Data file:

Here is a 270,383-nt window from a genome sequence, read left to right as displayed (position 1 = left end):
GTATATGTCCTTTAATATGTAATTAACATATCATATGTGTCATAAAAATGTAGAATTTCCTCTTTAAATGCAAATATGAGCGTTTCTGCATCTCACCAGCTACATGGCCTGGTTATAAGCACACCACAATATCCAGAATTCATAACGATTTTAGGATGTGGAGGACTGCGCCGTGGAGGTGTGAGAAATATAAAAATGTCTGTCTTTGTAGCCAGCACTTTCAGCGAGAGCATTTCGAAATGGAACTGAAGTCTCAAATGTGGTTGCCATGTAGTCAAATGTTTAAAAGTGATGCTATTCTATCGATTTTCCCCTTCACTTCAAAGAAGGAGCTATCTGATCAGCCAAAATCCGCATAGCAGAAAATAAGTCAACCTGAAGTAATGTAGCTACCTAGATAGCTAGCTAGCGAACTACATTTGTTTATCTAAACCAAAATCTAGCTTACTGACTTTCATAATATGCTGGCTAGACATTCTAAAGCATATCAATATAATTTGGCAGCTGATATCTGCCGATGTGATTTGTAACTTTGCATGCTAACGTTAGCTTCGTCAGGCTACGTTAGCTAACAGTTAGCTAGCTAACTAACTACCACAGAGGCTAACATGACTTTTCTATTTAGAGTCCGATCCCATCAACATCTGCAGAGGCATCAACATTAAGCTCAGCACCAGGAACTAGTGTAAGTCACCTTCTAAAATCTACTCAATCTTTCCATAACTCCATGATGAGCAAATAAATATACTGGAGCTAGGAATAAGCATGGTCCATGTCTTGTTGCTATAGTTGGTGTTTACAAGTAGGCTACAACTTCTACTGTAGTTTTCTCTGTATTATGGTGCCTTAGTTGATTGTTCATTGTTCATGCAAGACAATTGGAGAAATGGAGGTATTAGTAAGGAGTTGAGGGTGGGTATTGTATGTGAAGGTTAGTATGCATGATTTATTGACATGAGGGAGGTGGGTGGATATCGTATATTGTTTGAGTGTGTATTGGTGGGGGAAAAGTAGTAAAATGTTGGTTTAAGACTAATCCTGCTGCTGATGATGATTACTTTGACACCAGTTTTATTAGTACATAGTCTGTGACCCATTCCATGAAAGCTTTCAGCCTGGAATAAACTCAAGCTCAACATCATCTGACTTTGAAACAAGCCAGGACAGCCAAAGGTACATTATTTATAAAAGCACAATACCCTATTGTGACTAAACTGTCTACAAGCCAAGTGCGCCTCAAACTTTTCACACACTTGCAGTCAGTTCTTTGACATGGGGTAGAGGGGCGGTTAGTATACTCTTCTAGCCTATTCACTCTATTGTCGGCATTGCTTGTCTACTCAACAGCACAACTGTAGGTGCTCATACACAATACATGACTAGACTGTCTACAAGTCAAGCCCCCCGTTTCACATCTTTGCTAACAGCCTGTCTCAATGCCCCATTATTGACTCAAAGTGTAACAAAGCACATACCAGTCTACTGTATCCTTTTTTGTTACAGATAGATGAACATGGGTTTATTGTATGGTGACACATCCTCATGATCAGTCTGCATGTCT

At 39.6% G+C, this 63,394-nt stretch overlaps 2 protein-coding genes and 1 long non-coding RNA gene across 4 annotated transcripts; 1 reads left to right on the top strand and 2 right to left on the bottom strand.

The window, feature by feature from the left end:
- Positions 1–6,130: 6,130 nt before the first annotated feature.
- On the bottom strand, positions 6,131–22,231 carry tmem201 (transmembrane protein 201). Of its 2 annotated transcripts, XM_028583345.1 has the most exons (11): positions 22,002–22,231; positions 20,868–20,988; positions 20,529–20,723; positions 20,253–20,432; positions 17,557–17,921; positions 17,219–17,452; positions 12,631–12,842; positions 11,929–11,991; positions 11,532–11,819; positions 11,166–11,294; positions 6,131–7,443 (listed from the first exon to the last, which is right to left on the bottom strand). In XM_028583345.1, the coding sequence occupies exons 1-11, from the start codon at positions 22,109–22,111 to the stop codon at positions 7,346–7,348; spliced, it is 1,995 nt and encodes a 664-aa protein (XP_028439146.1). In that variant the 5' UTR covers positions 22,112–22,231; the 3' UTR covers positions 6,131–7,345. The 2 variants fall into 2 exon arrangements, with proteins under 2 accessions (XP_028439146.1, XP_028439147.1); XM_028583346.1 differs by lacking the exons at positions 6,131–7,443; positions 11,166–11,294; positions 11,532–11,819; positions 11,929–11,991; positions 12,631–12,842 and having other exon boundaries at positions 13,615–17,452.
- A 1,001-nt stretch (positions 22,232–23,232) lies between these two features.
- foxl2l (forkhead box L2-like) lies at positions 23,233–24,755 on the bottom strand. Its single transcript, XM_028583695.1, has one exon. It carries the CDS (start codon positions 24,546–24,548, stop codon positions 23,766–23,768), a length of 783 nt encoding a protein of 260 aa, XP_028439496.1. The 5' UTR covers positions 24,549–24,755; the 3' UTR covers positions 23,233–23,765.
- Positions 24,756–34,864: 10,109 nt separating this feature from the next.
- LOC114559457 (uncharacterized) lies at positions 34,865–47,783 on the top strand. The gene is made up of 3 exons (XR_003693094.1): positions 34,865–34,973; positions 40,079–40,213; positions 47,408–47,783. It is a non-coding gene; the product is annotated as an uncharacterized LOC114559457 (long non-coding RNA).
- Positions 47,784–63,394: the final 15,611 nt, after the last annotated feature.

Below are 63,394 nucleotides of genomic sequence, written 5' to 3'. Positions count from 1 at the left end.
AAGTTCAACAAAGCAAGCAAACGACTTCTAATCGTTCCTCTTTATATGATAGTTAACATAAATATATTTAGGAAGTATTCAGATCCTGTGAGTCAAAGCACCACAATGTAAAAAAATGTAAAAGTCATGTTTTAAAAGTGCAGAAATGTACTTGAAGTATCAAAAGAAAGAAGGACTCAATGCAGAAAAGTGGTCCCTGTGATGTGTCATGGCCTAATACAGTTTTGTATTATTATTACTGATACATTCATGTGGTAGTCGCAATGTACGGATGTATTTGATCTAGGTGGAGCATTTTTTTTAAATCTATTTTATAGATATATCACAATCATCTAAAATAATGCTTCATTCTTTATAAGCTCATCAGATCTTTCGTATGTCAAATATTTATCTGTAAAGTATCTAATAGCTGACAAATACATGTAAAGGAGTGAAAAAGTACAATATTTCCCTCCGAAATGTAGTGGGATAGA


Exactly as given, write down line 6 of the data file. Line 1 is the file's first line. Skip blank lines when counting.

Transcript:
- On the bottom strand, positions 6,131–22,231 carry tmem201 (transmembrane protein 201). Of its 2 annotated transcripts, XM_028583345.1 has the most exons (11): positions 22,002–22,231; positions 20,868–20,988; positions 20,529–20,723; positions 20,253–20,432; positions 17,557–17,921; positions 17,219–17,452; positions 12,631–12,842; positions 11,929–11,991; positions 11,532–11,819; positions 11,166–11,294; positions 6,131–7,443 (listed from the first exon to the last, which is right to left on the bottom strand). In XM_028583345.1, the coding sequence occupies exons 1-11, from the start codon at positions 22,109–22,111 to the stop codon at positions 7,346–7,348; spliced, it is 1,995 nt and encodes a 664-aa protein (XP_028439146.1). In that variant the 5' UTR covers positions 22,112–22,231; the 3' UTR covers positions 6,131–7,345. The 2 variants fall into 2 exon arrangements, with proteins under 2 accessions (XP_028439146.1, XP_028439147.1); XM_028583346.1 differs by lacking the exons at positions 6,131–7,443; positions 11,166–11,294; positions 11,532–11,819; positions 11,929–11,991; positions 12,631–12,842 and having other exon boundaries at positions 13,615–17,452.